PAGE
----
On Wednesday, 14 September 2016, the German Women in Publishing – BücherFrauen e.V. – in Berlin invited their audience to discuss the opportunities that blogging offers in terms of participation and representation of women in the atmospheric Literaturhaus in Berlin.
The two bloggers Zoë Beck (www.zoebeck.net and www.herlandnews.com) and Sabine Blackmore (www.litdocs.de) spoke about their “mission” when they started their blogs and their frustration with superficial literary criticism and the general underrepresentation of women in the literary field while they are, at the same time, more numerous than men in the field. But they also talked about the pleasure of having an outlet to write exactly what they want and how they want – and of the feeling to contribute to a shift of attention for less well-known authors, texts, and topics.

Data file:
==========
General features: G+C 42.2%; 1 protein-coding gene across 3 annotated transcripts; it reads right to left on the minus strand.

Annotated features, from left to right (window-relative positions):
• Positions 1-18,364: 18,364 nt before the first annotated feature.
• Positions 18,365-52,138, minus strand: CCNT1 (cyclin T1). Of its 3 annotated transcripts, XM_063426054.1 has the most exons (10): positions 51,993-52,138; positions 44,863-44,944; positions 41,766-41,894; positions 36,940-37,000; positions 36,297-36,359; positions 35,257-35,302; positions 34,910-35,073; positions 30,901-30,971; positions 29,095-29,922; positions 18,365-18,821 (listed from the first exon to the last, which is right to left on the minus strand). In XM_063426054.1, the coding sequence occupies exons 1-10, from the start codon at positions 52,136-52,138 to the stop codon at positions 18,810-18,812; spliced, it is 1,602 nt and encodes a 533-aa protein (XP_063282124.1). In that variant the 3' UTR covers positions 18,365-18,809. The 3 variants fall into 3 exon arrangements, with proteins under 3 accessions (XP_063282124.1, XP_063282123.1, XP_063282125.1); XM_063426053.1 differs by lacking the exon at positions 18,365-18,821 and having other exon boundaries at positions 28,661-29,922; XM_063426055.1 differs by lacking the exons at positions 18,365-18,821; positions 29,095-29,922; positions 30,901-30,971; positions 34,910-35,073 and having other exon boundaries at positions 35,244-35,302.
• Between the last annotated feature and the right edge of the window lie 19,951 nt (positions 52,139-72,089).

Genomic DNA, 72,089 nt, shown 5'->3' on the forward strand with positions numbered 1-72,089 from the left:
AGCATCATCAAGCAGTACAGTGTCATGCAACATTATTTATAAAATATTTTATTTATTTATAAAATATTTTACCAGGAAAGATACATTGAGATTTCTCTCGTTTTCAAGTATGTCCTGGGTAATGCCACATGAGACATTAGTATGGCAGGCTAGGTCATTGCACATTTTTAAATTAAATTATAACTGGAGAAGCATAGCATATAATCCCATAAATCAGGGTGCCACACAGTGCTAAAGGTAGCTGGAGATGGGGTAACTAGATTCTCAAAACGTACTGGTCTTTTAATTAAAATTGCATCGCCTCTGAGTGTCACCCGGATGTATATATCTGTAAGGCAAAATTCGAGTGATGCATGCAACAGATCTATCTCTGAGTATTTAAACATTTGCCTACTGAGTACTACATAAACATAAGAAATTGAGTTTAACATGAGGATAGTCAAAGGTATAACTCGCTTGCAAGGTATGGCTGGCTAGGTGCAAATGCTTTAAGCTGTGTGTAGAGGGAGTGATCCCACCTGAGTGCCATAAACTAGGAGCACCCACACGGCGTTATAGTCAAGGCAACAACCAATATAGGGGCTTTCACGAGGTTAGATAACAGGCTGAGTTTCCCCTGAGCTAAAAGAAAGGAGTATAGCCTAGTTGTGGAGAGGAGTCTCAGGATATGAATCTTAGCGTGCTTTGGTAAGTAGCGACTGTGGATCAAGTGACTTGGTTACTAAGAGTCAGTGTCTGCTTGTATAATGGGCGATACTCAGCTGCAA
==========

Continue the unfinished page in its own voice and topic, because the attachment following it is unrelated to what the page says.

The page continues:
Both welcomed the diversity of the blogosphere and hightlighted that many different forms of writing about literature have their place in it – from well-informed, in-depth analysis to plot summaries, and buying recommendations. There is a place for all of these.
Our panel and the audience, however, were more interested in well-written, differentiated, and contextualised literary criticism – and, this was emphasised, too: criticism, not only rave reviews. Everybody seemed to hope that blogs can shed some light on topics neglected by the mainstream media as well as on books and authors neglected by those with more commercial interest. And indeed, many examples of blogs that have achieved exactly that were shared, not least Herlandnews, a blog about feminist realism in crime fiction. A list of the blogs mentioned during the discussion is available at the end of Nora Hawich’s report about the event (see below) and on www.buecherfrauen.de